In 2021 EURBAN contributed to a cost analysis by Cost Consultant Turner Townsend and one of our supply chain partners, CLT manufacturer Stora Enso which aimed to demonstrate that a solution with mass timber is cost competitive when compared to other construction methods. The majority of schools used for the analysis were steel frame, details of which were provided by Turner Townsend. EURBAN used Histon & Impington Brook Primary school by Frank Shaw Associates as an example of a mid-sized school that can be replicated. Cost-wise the research used schools ranging from low to high end. Of the Government Framework procured schools, Histon & Impington sits in the mid-range.
The research shows that there needs to be an understanding of how the cost is built up. The pot of money is identical for different building methods, but the difference is the way it is divided up. The critical factor for schools is ‘time’ because handover dates are restricted by term times and are rigidly fixed to once a year. If the programme is a month late the school may have to delay the project till the following year. We have proven that mass timber is cost competitive, but the critical point is that building with mass timber results in savings on the programme due to its speed of construction and reliability. This security on the programme is the key point. A standard school with a steel frame and perhaps pre-cast concrete planks requires more trades whereas with CLT first fix can go straight in as soon as the frame is up.
It’s also important to understand with a cost comparison that the costs you are analysing are just a snapshot of that time. The aim with the Turner Townsend & Stora Enso research was to demonstrate that the cost is comparable and competitive; the cost is the same but it is the build-up of the cost that is different. A QS will often think that a CLT frame will cost a lot more than a steel frame, but may have only included columns, beams and perhaps the floors in his steel frame costs. With CLT more elements are included such as internal and external walls and stairs. It’s vital to understand the cost build up and the potential savings for example on foundations, programme and prelims. This is what you want to demonstrate – it’s not just cost per square metre of the structural elements such as walls, floors and roof, it’s the overall cost of delivering the building. Of course if someone has used CLT and EURBAN’s services previously, say at Kier Eastern, they already know that although they could possibly procure it for less CLT is faster and EURBAN is a reliable partner so it makes total sense for their programme.
One of the barriers that still exists when it comes to building mass timber schools instead of the more traditional steel or concrete frame structures is that of perception. For many main contractors there is a lack of knowledge and understanding about mass timber as well as an element of fear of the unknown. The thinking remains ‘we’ll do what we’ve always done – why should we change?’ There are some technical points such as fire, moisture and thermal mass, but mainly it is down to understanding. People who don’t know CLT sometimes think it’s the same as timber frame and don’t understand its superior structural capabilities. They may assume such wide spans will need to be formed of steel, so the differentiation also needs to be made between timber frame and mass timber to show how large open plan spaces can be created.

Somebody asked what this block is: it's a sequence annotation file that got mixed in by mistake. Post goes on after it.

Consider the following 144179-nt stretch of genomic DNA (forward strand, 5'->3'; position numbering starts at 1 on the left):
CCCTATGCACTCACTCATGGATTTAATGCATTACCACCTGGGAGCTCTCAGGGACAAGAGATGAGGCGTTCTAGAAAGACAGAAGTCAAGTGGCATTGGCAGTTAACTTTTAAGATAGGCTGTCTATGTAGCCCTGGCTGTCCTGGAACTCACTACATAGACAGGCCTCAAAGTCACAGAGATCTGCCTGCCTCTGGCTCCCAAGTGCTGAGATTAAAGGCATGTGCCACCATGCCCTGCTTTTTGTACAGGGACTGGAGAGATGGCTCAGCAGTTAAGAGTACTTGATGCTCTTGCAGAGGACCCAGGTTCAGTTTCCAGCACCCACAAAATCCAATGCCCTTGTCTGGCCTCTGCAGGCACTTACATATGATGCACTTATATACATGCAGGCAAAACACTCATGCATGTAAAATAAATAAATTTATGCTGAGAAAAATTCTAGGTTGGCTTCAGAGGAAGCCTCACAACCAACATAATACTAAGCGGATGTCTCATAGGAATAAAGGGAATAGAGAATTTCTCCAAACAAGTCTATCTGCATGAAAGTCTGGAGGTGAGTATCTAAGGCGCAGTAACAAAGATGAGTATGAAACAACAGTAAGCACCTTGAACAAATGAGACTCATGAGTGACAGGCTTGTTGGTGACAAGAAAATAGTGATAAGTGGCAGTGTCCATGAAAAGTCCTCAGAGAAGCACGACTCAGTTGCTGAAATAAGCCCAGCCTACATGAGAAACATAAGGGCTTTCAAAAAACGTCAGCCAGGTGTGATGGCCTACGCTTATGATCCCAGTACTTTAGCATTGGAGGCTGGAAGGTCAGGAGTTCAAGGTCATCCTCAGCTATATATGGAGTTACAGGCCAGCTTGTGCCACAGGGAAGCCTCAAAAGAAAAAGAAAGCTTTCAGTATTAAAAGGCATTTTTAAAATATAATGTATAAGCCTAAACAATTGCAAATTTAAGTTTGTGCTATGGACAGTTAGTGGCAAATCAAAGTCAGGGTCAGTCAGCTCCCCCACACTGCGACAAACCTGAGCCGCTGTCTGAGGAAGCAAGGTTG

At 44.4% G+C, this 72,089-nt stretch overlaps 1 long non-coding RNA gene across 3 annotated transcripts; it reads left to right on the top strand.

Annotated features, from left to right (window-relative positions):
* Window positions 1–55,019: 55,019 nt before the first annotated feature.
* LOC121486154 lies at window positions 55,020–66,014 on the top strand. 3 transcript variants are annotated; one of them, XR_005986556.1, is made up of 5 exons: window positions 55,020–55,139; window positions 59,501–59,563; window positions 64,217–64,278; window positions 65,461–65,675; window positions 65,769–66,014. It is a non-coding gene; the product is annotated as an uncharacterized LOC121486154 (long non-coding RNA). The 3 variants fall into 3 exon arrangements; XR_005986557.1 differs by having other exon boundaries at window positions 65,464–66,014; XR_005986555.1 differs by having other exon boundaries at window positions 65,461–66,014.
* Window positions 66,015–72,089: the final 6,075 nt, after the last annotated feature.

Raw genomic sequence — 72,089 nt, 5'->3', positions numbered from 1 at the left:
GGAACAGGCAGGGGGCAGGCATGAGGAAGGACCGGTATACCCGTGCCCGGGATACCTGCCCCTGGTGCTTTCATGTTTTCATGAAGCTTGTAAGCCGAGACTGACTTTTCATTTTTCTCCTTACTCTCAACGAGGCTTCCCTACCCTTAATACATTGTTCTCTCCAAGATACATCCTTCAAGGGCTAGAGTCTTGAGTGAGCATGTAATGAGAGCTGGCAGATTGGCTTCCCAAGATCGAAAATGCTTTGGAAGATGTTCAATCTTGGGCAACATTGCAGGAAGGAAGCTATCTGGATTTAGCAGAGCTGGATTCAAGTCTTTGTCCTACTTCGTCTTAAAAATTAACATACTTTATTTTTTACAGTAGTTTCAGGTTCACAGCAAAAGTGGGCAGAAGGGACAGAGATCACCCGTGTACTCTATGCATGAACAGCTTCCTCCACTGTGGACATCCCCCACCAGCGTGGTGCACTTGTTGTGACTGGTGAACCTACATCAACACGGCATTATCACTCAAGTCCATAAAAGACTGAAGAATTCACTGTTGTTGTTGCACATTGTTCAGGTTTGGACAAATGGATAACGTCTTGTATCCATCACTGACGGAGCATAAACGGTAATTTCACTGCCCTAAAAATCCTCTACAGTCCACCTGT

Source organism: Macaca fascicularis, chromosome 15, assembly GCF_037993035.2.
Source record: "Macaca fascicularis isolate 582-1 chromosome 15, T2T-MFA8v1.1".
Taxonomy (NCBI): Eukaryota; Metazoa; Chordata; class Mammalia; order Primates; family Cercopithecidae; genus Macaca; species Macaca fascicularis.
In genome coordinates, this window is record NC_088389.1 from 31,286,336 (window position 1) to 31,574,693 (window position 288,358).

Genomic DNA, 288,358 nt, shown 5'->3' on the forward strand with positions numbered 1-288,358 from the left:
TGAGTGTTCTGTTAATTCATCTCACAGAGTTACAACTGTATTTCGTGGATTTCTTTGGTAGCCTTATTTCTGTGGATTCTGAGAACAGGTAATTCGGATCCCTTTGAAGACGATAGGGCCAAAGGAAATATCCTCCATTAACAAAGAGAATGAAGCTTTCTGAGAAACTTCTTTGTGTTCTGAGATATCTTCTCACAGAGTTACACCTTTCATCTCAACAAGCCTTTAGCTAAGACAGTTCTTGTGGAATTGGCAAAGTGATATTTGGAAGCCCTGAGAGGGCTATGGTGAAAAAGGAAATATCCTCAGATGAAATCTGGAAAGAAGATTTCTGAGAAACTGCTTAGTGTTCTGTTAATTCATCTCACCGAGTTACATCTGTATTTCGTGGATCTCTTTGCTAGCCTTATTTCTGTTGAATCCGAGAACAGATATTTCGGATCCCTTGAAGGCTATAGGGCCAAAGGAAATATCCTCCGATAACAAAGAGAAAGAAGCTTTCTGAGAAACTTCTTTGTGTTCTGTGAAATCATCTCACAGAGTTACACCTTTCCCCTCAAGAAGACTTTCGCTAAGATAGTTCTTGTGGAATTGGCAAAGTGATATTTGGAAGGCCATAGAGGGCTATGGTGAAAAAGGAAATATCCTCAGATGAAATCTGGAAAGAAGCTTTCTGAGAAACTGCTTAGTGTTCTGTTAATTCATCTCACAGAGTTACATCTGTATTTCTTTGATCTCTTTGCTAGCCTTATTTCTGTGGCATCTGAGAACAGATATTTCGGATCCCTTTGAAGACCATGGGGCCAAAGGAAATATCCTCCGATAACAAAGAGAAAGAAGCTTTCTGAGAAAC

Then there is the drive from DfE and others on the need for low and zero carbon solutions. With timber we have a sustainable and renewable material and I would like to move the discussion away from being solely about carbon to timber’s overall sustainability. This is where I feel timber has the benefit: the fact that it is renewable and therefore it is part of the solution for our limited natural resources. If we really want to become a low carbon society the best place to demonstrate it is in schools where children are learning – not just about the structure, but what it means to run a building with heating, electricity water etc.
With mass timber we don’t need to create huge offsite factories, we have an existing large and growing supply chain which is scalable and that’s the most important thing, we have a scalable solution that is not supplier specific because CLT and glulam are more or less the same from every supplier. Mass timber is very adaptable and with it we can build any kind of school; with education buildings the spectrum is huge, but the building will always be used for the same purpose of teaching and learning be it nursery or university. I feel that we have already a very good option for low or zero carbon buildings by using mass timber. It isn’t the only option, but it is a part of the solution, and it is already available for a large number of the future buildings.